(See my book blog Still Not Too Late: April 29, 2009)

Not long after my chat with Gabi, another friend had a great passage to share at our First Friday discussion group. But first, she said, "Do you have one of those Russian nesting dolls that we could look at?" Do I? I have big ones, little ones, authentic classics, cheap imitations, storybook characters, cats, Santas. And that's just for a start. I ran a got a few sets, and my friend Nancy read aloud:

"Keep in mind, as you pray and meditate, that the God inside of you is more powerful than anything else in the world. The entire cosmos is imprinted on every atom of your being. . . .

"You can think of the universe as a set of wooden Russian matryoshka dolls, with each doll having a smaller one inside of it. The entire visible universe is the outermost doll, and nested inside it are galaxies, solar systems, stars, planets -- right down to the smallest doll, which is you. But inside of you is an even smaller doll that somehow has the biggest doll inside of it. When you figure out this riddle, you will have discovered the key to your ascension!"

from Reincarnation: The Missing Link In Christianity

by Elizabeth Clare Prophet (1939 - 2009)

Talk about goosebumps! Naturally, as soon as I heard this, I had to share my favorite passage from The Effect of Gamma Rays on Man - in - the - Moon Marigolds, as well a quick summary of my recent conversation with Gabi. Atoms, atoms everywhere!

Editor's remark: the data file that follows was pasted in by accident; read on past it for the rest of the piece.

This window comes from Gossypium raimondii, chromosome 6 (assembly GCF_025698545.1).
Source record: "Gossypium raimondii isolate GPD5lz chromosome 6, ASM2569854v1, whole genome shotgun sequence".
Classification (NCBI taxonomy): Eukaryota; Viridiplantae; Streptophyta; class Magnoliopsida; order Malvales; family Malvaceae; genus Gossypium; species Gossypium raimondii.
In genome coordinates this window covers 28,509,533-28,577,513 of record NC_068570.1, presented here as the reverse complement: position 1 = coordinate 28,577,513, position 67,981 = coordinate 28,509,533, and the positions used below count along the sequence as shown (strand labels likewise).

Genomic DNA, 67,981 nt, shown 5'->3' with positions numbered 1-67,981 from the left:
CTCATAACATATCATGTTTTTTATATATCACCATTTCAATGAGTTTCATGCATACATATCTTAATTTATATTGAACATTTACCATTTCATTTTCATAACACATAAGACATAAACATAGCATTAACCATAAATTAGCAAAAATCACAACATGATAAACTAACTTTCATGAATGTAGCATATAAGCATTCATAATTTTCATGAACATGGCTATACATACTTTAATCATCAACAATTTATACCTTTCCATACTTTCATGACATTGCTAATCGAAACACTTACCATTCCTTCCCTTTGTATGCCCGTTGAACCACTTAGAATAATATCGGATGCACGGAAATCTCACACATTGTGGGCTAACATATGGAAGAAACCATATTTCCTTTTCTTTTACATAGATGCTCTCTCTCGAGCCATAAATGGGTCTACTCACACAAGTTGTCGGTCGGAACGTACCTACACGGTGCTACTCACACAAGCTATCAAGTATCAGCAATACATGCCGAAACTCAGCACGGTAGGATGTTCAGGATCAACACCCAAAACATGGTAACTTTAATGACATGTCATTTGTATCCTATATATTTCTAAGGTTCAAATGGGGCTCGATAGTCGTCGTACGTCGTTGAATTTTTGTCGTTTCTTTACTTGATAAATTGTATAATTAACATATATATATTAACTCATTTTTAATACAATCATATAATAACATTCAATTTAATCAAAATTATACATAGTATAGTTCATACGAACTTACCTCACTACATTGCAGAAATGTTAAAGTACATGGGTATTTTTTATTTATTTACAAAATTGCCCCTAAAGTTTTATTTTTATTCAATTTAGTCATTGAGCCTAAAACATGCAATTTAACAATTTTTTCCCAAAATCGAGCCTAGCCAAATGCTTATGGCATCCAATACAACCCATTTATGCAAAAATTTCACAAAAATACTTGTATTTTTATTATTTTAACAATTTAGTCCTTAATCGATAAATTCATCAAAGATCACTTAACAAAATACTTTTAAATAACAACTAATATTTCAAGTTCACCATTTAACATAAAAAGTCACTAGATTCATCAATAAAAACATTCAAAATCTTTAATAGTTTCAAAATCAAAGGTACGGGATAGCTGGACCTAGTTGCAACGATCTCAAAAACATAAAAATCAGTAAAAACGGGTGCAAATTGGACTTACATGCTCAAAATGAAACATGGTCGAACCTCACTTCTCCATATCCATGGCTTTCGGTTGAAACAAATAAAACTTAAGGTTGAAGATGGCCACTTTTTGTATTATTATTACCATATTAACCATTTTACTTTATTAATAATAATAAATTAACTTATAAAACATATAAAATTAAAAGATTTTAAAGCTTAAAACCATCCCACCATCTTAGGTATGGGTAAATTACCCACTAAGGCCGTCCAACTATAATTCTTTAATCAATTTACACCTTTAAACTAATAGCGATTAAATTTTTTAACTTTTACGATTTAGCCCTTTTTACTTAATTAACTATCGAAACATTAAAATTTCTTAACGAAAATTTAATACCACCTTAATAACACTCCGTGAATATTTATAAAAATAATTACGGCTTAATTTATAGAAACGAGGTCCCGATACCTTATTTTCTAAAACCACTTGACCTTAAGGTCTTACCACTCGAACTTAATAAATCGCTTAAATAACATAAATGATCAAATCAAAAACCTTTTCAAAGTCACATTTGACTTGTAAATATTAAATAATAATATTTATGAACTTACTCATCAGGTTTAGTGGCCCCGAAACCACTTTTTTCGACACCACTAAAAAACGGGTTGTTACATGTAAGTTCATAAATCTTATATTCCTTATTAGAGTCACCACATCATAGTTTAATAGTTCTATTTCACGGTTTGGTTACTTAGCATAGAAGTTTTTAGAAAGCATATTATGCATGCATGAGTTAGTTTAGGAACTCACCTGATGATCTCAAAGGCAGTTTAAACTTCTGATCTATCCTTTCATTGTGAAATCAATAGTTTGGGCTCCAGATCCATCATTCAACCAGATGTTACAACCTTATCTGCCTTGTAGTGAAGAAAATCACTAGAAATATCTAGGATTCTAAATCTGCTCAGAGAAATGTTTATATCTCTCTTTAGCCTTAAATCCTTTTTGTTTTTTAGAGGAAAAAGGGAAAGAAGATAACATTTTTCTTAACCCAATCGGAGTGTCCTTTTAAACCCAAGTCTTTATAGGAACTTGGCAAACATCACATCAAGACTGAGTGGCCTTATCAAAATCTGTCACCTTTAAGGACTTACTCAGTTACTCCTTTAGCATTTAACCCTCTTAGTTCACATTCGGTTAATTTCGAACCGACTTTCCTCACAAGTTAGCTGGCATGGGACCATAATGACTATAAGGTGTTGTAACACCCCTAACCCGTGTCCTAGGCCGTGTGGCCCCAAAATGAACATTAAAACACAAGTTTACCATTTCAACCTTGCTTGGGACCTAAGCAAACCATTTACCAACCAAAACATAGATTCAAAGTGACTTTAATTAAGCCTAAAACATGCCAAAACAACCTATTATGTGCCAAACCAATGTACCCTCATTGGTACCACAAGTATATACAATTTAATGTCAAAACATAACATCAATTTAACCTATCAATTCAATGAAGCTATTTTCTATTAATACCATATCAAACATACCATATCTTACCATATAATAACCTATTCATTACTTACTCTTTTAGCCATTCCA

Little Ben with the Matryoshka Collection, 1997

Sam's Display of the Tiniest

I have collected many matryoshka sets over the years and have been given many as presents, especially when I was writing extensively about dolls and miniatures and the secrets of interiority. Most enlightening on this topic is Susan Stewart's book: On Longing: Narratives of the Miniature, the Gigantic, the Souvenir, the Collection. Stewart's insight on the dollhouse -- "the house within a house" and even more so, "the dollhouse within the dollhouse and its promise of an infinitely profound interiority" -- is equally applicable to the nesting Matryoshka / Matreshka dolls, stacked and nested so neatly within one another:

"Transcendence and the interiority of history and narrative are the dominant characteristics of the most consummate of miniatures -- the dollhouse. A house within a house . . . a space within an enclosed space . . . the locket or the secret recesses of the heart: center within center, within within within. The dollhouse is a materialized secret; what we look for is the dollhouse within the dollhouse and its promise of an infinitely profound interiority."
(p 61)

The atoms of our hearts, the key to our ascension, the tiny doll inside of us that somehow contains the entire universe -- herein lies the mystery of the matryoshka. Within within within.

Egyptian Mummy Matryoshkas from the Museum Catalogue
and Giant Mummy Earrings from Von's

Next Fortnightly Post
Monday, March 28, 2011

Between now and then, read
my shorter, almost daily blog posts

Looking for a good book? Try
my running list of recent reading

and my book